On April 25, 2021 will be held in Los Angeles, the 93rd edition of the Oscars. It will also be the 93rd birthday of Colette Marin-Catherine, a Caennaise at the heart of a documentary named for the prestigious ceremony, in the category of best documentary short. The 25-minute film follows the 92-year-old woman in the footsteps of her brother, who died in deportation to the Dora camp in central Germany.
“I am extremely happy that Jean-Pierre comes out of anonymity,” says Colette, who receives in her apartment in the Pierre-Heuzé district in Caen. She remembers the disappearance of this “tall handsome 17-year-old guy with an exceptional IQ”. On June 16, 1943, Jean-Pierre did not return home. “It was abnormal. We spent ten nightmare days looking for him everywhere. ” Accident ? Disappearance ? “We resigned ourselves to approaching the German gendarmerie. “
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Violently repressed by the Gestapo, Colette and her mother still had to wait several days before learning of the fate of the young man. Jean-Pierre had been arrested and taken to prison. “He had been denounced, specifies Colette. His whole group was arrested. It was a network. They were collecting weapons. Jean-Pierre left with a resistance file. First interned in a prison in the city, the prisoner was transported to several places, to the sinister concentration camp of Dora, in central Germany.
The Oscar-nominated documentary brought Colette Marin-Catherine to the scene. A project born a little by chance, in April 2018. Christophe Gosselin, a tour guide in the region, had breathed the name and the story of the old lady to a producer, Alice Doyard. She contacted the American director Anthony Giacchino. The adventure of “Colette” – the title of the film – was launched. With an unexpected passenger: Lucie Fouble, a northern student who had worked on… Jean-Pierre. “She did a thesis on her career, enthuses Colette. We took our lovely and adorable Lucie to Germany. “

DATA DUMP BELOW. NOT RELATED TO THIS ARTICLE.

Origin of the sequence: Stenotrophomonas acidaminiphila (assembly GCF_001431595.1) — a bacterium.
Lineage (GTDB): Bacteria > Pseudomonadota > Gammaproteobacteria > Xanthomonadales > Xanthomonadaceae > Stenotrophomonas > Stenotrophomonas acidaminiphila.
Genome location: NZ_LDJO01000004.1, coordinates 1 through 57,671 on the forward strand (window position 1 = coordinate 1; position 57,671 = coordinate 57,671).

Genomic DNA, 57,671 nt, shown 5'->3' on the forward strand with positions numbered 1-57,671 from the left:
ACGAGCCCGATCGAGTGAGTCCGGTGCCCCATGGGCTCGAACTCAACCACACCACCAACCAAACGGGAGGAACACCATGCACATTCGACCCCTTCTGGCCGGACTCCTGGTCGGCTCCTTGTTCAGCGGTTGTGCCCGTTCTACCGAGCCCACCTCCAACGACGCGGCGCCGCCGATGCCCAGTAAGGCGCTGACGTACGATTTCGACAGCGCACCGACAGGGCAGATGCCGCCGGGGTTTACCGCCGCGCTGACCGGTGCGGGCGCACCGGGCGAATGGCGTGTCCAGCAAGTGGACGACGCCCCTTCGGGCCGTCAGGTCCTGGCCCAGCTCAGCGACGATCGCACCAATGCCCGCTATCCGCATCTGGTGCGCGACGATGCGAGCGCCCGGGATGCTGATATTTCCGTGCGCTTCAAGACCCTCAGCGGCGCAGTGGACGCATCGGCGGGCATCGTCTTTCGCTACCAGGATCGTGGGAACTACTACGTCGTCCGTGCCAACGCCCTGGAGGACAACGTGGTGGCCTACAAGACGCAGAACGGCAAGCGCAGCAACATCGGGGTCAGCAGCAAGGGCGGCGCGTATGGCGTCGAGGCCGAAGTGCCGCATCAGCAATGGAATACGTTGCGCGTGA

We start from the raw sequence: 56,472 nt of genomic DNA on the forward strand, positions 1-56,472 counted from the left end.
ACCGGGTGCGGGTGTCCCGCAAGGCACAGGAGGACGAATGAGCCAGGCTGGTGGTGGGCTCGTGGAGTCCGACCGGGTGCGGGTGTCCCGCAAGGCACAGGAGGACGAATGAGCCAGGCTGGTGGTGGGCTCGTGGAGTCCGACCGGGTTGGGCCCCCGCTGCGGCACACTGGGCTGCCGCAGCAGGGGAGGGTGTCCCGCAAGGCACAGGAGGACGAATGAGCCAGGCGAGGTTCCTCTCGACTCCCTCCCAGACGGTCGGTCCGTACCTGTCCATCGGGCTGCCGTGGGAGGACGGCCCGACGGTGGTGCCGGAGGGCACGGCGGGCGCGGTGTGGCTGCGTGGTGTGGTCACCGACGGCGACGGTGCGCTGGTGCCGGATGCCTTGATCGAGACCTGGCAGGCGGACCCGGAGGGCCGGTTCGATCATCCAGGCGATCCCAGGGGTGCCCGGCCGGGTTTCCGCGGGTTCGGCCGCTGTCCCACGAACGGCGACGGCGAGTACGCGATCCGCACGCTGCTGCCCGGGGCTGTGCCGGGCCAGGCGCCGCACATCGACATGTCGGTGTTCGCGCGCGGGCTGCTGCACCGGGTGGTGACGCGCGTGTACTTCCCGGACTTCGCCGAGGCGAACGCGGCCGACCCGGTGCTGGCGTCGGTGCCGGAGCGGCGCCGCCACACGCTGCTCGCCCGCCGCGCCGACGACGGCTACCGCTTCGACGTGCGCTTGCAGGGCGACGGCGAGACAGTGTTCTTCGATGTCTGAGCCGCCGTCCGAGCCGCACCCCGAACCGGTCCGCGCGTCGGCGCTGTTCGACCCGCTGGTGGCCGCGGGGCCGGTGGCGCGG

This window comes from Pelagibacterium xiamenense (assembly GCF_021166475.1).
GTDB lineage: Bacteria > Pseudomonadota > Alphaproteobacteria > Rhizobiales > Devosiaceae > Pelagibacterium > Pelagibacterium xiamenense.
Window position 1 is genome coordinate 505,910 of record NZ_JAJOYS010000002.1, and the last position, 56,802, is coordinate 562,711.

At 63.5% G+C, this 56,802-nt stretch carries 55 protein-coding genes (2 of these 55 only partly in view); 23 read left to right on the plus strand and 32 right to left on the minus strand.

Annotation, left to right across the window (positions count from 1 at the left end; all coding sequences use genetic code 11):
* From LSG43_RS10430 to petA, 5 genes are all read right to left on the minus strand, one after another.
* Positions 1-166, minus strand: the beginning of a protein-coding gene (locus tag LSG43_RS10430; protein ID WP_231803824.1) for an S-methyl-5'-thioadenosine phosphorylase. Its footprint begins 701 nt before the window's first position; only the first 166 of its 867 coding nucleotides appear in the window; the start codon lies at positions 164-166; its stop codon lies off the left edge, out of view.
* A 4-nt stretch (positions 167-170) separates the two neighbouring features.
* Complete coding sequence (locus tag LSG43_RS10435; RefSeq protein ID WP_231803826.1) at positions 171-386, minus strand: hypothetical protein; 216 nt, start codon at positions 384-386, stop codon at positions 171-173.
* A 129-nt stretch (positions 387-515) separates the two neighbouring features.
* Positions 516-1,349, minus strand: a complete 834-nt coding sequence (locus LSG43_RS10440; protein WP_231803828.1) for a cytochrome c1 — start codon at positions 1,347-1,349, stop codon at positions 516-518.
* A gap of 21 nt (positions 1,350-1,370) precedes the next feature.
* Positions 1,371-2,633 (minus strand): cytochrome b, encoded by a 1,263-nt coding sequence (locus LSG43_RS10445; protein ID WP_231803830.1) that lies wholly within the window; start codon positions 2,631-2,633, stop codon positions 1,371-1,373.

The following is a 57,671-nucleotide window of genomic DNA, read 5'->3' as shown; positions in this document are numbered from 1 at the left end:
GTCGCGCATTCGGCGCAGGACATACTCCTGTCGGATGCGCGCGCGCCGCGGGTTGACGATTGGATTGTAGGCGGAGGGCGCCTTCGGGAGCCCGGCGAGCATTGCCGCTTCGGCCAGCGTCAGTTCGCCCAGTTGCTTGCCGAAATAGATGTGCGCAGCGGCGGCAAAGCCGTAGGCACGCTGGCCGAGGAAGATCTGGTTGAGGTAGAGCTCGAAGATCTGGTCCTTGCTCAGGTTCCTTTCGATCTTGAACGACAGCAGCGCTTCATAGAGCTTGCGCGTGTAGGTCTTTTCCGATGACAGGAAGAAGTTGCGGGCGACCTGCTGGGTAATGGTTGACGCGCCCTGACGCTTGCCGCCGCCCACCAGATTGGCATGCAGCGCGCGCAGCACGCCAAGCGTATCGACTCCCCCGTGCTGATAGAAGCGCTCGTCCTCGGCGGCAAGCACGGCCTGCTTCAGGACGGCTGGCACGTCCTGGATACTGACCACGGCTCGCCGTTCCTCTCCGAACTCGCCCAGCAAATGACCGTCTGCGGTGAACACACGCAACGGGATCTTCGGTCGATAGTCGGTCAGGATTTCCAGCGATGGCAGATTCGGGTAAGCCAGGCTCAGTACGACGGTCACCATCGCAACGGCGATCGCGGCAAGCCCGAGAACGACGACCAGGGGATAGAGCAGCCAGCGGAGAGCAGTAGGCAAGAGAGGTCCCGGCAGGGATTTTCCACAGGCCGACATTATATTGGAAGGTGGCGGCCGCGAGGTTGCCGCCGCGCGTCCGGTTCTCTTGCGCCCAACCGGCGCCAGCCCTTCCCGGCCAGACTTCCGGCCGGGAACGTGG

“Thanks to this film, Jean-Pierre comes out of his grave”
Dora was fatal to Jean-Pierre, “died of exhaustion” after having worked, like thousands of other prisoners, in the underground passages of the camp. While he died in March 1945, his family was not notified until the end of the war. “My mother never ceased to nurture the hope of seeing him return,” adds Colette. It was the first time the retiree had visited Dora. “This trip took me back to 1943. It was stressful. Before leaving, I had said that I would not be the same when crossing the German border. I thought I would be myself again when I came back, but no. There were difficult times. For Lucie as for me. “
The documentary will therefore compete for the Oscars. “I’ll be very happy for the film crew if they win,” says Colette, who for her refutes the term “heroine”, despite her role in the short film and her own acts of resistance. The essential is elsewhere for her. “Jean-Pierre comes out of the grave thanks to this film. I wasn’t particularly close to him but I admired him. Over the years, his disappearance had diluted in grief. With this trip, I reopened a page from the old album. “The April 25 ceremony will not change her life:” It’s my birthday. I’ll have a more whimsical dessert, but I’ll do as usual! »Under the eye of his brother Jean-Pierre, including a portrait, carried out clandestinely in the prison of the Maladrerie in August 1943, throne in the office of Colette, 93 years old on the night of the Oscars.
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Oscars 2021: in a documentary, a retiree from Caen in the footsteps of her brother who died in deportation